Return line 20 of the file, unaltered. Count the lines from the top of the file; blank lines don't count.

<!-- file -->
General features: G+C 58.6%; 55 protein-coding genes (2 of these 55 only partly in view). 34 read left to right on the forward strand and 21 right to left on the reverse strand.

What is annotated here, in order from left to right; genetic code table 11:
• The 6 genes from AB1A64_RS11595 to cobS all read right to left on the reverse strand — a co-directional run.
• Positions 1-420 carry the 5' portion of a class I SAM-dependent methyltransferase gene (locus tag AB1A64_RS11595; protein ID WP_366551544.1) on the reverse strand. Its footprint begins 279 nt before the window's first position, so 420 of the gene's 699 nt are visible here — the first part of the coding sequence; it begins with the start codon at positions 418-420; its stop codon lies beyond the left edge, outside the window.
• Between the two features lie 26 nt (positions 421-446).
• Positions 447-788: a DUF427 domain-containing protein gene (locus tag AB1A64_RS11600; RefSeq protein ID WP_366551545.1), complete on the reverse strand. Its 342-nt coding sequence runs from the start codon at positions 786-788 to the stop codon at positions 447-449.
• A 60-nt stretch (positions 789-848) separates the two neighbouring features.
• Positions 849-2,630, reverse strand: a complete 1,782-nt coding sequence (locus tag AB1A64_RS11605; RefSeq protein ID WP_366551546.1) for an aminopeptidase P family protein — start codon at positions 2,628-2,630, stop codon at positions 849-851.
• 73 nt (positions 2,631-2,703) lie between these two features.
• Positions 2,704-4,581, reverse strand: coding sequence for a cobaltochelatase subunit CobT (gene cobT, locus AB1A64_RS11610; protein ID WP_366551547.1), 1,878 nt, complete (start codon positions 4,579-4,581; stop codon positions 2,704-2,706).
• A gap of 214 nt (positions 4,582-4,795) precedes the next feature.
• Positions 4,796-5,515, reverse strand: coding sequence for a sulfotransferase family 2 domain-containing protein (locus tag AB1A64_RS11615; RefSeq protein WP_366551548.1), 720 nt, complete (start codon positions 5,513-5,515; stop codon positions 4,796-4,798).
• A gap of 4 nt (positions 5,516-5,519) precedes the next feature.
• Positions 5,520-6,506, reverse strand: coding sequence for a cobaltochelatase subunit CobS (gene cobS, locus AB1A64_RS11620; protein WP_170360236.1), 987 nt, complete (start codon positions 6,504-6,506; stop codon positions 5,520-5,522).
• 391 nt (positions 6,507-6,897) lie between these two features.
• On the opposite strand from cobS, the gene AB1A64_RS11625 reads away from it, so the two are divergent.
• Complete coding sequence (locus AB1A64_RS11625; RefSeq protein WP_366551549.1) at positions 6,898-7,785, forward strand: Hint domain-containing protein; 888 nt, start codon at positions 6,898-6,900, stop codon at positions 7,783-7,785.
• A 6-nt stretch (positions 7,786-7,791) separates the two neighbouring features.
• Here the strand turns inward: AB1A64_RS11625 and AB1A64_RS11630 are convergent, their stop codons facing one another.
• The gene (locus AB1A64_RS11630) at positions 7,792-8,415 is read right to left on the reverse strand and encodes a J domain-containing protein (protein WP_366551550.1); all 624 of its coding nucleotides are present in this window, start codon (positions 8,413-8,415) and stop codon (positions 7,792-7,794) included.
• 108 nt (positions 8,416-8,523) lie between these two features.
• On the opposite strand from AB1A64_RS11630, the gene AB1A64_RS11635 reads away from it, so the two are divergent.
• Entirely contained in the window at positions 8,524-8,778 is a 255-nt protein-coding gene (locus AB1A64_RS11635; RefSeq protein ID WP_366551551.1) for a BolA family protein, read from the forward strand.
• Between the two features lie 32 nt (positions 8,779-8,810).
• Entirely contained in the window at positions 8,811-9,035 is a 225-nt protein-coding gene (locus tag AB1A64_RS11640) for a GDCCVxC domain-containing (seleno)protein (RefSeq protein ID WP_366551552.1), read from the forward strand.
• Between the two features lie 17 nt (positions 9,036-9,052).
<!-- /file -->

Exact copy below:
• The gene (locus AB1A64_RS11630) at positions 7,792-8,415 is read right to left on the reverse strand and encodes a J domain-containing protein (protein WP_366551550.1); all 624 of its coding nucleotides are present in this window, start codon (positions 8,413-8,415) and stop codon (positions 7,792-7,794) included.